What to do when your teen tells you they are going veggie!

At 17, I vividly remember the rolled eyes and the fuss that was made when I made the declaration that I would not be eating meat anymore. My somewhat traditional parents didn’t really know what to make of this, and I think they made casual efforts to ignore it for a while, thinking that it was a fad and something I would grow out of, hehe… Well, put it this way my lovely mam was still asking me if I wanted a burger at least three years after the date I stopped eating meat! Any sign of a sniffle and my dad was telling me it was just because I needed to ‘eat some meat’. A visit to my Auntie’s for tea as she despaired “what are you going to eat?” as if there were no other foods when meat was taken off the menu. Of course, this was nearly 24 years ago, and a lot has changed since, for one thing, today you can get a veggie option in just about any restaurant or cafe. Many people decide to go vegetarian for health reasons, and more for ethical reasons. It is true vegetarians and vegans generally enjoy better health outcomes especially in terms of heart disease and cancer, however, in a large-scale study (Epic-Oxford study – link below) there was found to be very little difference in mortality rates and there are risks of potential deficiencies if an unhealthy diet is followed veggie or not. Read on to find out more about the nutrients you want to include and a sample menu of ideas.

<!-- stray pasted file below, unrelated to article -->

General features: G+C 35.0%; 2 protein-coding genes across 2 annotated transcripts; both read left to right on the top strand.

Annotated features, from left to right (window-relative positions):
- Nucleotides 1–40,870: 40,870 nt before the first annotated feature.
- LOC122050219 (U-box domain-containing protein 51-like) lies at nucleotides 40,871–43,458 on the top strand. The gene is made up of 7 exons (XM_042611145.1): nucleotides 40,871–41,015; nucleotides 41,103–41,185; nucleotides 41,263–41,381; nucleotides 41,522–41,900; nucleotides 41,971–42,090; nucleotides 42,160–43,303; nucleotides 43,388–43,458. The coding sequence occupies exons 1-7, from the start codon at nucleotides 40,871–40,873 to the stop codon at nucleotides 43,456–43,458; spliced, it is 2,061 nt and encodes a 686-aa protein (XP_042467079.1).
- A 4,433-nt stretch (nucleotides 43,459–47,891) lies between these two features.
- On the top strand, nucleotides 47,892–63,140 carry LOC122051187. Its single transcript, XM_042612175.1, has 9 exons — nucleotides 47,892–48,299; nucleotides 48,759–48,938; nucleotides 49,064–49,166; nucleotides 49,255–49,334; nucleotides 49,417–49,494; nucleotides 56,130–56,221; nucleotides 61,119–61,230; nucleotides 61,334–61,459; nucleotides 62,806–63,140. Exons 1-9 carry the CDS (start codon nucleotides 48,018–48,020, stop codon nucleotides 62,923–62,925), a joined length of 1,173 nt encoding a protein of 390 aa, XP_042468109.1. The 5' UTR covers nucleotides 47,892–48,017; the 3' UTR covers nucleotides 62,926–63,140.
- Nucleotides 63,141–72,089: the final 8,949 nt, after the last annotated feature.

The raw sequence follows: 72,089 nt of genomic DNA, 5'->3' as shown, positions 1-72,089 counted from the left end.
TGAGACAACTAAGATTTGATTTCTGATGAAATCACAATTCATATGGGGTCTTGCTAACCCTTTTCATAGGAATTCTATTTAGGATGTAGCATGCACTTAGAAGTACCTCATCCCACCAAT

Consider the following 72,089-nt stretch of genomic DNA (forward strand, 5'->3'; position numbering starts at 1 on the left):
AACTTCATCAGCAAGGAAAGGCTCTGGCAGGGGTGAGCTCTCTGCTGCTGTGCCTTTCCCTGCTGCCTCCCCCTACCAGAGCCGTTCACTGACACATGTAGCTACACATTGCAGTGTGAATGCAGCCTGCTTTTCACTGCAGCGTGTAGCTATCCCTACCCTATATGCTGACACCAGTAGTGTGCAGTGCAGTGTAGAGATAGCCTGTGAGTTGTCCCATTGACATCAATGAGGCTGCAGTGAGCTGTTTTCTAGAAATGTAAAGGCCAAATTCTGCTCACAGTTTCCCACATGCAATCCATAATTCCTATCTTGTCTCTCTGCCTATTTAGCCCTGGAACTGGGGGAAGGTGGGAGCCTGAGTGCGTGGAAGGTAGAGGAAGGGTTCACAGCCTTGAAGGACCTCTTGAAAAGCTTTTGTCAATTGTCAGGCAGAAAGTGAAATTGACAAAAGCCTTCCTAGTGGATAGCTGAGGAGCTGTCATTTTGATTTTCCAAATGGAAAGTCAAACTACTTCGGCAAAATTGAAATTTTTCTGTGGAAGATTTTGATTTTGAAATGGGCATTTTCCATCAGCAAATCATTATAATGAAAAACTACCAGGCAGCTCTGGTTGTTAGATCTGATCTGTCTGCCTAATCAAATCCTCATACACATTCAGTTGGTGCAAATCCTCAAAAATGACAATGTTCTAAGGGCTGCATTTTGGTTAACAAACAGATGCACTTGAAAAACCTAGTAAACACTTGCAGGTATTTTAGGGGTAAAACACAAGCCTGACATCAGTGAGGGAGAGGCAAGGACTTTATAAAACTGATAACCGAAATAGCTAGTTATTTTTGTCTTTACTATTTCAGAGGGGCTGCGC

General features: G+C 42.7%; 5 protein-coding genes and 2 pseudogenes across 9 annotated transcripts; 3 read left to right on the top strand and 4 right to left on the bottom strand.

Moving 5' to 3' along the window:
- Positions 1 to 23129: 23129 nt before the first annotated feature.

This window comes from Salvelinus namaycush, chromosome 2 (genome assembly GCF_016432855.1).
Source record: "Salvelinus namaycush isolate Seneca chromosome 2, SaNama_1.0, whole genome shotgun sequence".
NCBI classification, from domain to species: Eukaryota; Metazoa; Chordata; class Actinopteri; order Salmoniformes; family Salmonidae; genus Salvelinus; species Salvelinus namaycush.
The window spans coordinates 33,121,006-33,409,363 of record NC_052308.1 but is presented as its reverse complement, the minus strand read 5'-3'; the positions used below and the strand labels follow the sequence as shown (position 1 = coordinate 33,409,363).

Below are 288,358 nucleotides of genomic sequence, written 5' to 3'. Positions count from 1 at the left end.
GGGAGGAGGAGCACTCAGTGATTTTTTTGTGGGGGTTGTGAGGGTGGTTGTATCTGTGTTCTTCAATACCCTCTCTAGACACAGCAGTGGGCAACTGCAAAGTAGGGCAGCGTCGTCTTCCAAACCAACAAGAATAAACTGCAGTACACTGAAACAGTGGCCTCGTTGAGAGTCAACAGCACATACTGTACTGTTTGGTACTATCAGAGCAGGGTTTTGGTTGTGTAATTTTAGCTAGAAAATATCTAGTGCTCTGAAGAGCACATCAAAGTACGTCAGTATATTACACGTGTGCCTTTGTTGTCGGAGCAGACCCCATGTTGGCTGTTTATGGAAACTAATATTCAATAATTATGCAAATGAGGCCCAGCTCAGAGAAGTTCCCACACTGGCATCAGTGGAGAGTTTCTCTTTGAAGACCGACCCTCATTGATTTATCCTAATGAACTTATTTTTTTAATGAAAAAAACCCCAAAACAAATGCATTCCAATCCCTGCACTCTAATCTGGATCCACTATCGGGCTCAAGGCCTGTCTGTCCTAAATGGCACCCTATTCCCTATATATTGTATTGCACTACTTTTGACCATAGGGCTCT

What you do eat matters more than what you don’t

Honestly, I didn’t have a clue about nutrition as a teen, at this point I existed on a pretty high junk food diet, and once I kicked the meat, the sugar consumption increased and so did my weight. I didn’t really have a water tight opinion or an explanation for why I had decided to stop eating meat, other than I just saw an animal and the gruesomeness of eating it freaked me out. I have also tried to avoid the ‘vegetarian’ and some years ‘pescatarian’ then vegan labels. At first, I think this was more about the fear being judged, but now I just don’t want to be labeled and put into an identity box. I feel that it matters more what you do eat than what you don’t. I have been a healthy weight for over 20 years and it is due to listening to my body, researching and learning what works for me and not following crash diets, in addition to having healthy sleep patterns and being active of course.

Young vegans

When I decided to write this post I came across an interesting article in ‘The Guardian’ (link below) in which teenagers were discussing their choice to become ‘Vegan’. The general consensus was that social media has played a huge part in an upsurge of young vegans and statistics show that most of those plant based are under 34 years old. Also, these young people are doing their research, they are aware that they must take a B12, although the omega 3:6 ratio was not mentioned which is a little worrying (I will explain later) and are basing their decision to relinquish meat and dairy due to animal protection, environmental and health reasons.